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Case Study: Moody Blues

Lesson 30 from: Mastering the Art of Photography

Chris Weston

Case Study: Moody Blues

Lesson 30 from: Mastering the Art of Photography

Chris Weston

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Lesson Info

30. Case Study: Moody Blues

In the final case study, Chris takes an image from his winter waterfall experience (Lesson 23) and, step-by-step, reveals how he used Adobe Lightroom to turn the RAW file into a finished image that perfectly matched his visual intent.
Next Lesson: Image Reviews


Class Trailer

Class Introduction - Three Steps To Creative Photography


Firing The Creative Mind - Part 1: The Camera Points Both Ways


Firing The Creative Mind - Part 2: Letting Go Of Judgement


Firing The Creative Mind - Part 3: Detaching From Outcomes


Practicing Mindfulness In Photography


Finding The Visual Narrative


Behind-the-scenes: Naples


Seeing Beneath The Surface Of Things


Lesson Info

Case Study: Moody Blues

This is another image I took at the waterfall, this time to demonstrate how to achieve a moody atmosphere in post processing. Now, for the original image, I altered white balance in camera. For this image, I kept the in camera white balance set to auto to get a neutral raw file, and now I'm going to fine tune the visual narrative in light room. And what I want to achieve is a dramatic presentation of the scene that represents the cold and desolation of winter. Again, I'm going to start at the top with white balance and ease out the neutrality by reducing the color temperature, which adds an underlying called blue tone. And this time I'm going to add a little more magenta into the tint to remove a very slight green cast in the water. The exposure is close, but I'm going to add half a stop to the overall exposure, and now I'm going to get a bit more drastic with texture and clarity. Now I'm doing these first because clarity in particular affects tone. And so I want to create visual prese...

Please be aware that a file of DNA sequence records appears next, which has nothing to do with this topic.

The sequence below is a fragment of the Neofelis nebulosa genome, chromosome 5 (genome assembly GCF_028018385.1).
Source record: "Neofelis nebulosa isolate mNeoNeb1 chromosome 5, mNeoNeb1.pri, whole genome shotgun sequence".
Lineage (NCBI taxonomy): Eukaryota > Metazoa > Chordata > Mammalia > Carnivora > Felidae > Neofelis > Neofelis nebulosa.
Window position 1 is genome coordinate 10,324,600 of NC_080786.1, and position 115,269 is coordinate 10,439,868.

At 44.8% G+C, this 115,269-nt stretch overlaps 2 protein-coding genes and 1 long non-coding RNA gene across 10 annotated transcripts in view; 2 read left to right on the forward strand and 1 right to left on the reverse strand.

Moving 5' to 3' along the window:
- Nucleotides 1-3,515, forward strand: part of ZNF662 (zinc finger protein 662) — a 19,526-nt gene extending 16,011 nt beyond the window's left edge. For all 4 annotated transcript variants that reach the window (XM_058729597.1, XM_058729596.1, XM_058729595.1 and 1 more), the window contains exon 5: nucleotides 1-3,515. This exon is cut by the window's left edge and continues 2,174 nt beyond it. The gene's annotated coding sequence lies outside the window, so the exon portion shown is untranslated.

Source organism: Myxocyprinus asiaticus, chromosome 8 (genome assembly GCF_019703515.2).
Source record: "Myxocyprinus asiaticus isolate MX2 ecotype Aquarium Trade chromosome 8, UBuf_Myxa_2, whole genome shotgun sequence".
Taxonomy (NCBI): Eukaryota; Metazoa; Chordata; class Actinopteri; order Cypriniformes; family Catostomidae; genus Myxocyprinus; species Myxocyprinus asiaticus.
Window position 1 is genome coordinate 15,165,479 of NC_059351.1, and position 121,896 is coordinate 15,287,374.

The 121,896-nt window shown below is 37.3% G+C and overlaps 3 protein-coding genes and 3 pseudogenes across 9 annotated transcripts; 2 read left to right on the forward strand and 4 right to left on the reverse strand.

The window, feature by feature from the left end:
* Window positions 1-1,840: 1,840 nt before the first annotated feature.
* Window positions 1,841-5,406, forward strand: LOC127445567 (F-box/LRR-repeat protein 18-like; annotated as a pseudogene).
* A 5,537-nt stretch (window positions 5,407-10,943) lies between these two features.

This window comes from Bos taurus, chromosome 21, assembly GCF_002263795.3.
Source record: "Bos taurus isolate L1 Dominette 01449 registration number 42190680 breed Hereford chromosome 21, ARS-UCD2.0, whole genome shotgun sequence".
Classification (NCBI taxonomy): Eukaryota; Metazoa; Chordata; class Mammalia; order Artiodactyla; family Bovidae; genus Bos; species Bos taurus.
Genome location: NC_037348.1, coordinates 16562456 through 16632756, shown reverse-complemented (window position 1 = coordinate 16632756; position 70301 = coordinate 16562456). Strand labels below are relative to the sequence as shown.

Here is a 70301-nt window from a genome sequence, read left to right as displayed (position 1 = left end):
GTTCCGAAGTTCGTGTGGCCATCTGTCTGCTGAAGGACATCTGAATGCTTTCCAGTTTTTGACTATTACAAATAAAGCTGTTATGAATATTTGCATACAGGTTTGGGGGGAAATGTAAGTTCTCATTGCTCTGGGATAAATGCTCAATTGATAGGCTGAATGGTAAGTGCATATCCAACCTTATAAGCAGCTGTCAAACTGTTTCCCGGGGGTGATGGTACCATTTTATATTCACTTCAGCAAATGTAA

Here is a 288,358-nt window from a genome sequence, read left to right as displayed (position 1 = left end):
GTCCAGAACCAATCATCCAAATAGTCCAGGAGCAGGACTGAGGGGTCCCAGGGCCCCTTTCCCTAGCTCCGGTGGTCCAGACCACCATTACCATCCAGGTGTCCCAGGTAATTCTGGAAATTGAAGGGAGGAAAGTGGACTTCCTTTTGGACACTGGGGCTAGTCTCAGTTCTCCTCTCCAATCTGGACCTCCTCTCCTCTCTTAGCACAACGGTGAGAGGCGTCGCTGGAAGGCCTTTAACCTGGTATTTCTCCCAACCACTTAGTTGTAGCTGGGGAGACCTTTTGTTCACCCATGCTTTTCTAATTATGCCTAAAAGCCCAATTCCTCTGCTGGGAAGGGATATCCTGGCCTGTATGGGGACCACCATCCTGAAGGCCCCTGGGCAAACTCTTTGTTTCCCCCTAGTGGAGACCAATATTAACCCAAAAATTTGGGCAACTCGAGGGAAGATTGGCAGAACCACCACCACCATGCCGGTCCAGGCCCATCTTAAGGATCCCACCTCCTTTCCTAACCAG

nce and then balance the tone. Now I rarely use a lot of clarity but my vision for this image calls for it, so I'm going to punch it up quite high and to further enhance rough texture, I'm going to punch in a fair amount of texture to and you can see from the red alerts. As I anticipated, some of the patches of highlights in the water have blown, but that's okay because the in camera exposure captured that detail. So I can now go back to the tone controls and recover the lost detail using the highlight slider. I also want to pull back some of the shadows which were affected by the heavy application of clarity, which I can do with the shadow slider that's got the overall look and exposure where I want it. So I'm going to work on color now. The Mosses in this scene are the overwhelming source of color, so I want to emphasize the greens. So I'm going to add a medium amount of vibrance, and I'm using vibrance because saturation will overcook everything. Vibrance is just that bit more subtle, and I also want to add some contrast in the green, so I'm going to open the SL toolbox, click on luminescence and punch in a bit of light. And while I'm here, I'm going to do something similar with the water. And now I'm going to get a bit more creative to really add to my story of foreboding. I'm going to open up the effects toolbox to get at one of my fairy favorite tools, the vignette tool, and I'm going to drag in a pretty hard, dark vignette. This closes everything in and creates a greater sense of claustrophobia, but I see an escape in that light patch of sky at the very top of frame. So I'm going to use the graduated filter to add some visual weight to the top of the frame, which stops the ICT escaping through the trees. And here is my final image, a backdrop for a fantasy movie, perhaps, where a band of intrepid explorers battle with dark forces over the fate of the world

Ratings and Reviews

Gary Hook

Wow, what a wonderful journey. I love the concept of telling a story with one's photos and as I go through past images, I'm seeing them in a much different perspective. That's the good news, The bad? The lost opportunities I never 'saw' before; however that is a good thing. There is so much to internalize with the material so that it can get out of the head and into the 'heart'. I also found the concept really helps me with composition, both in camera and post. Biggest take away, as Chris underscored in his closing, is to slooooow down, take the time and feel it. Don't be so quick to leave one scene as there remain other aspects, yet to be discovered. A great experience that I truly enjoyed Thank you


I loved this course - in particular the latter part of it in which he demonstrated how post processing lets you really tell the story of the image. Another fabulous course. Thanks Chris & thanks Creative Live.

Abdullah Alahmari

Thanks a lot to mr. Chris Weston This course is great and It is a 🌟 🌟 🌟 🌟 🌟 course for me. Beside the other course ( mastering photographic composition and visual storytelling) both courses are Complementing to each other and highly recommended.

Student Work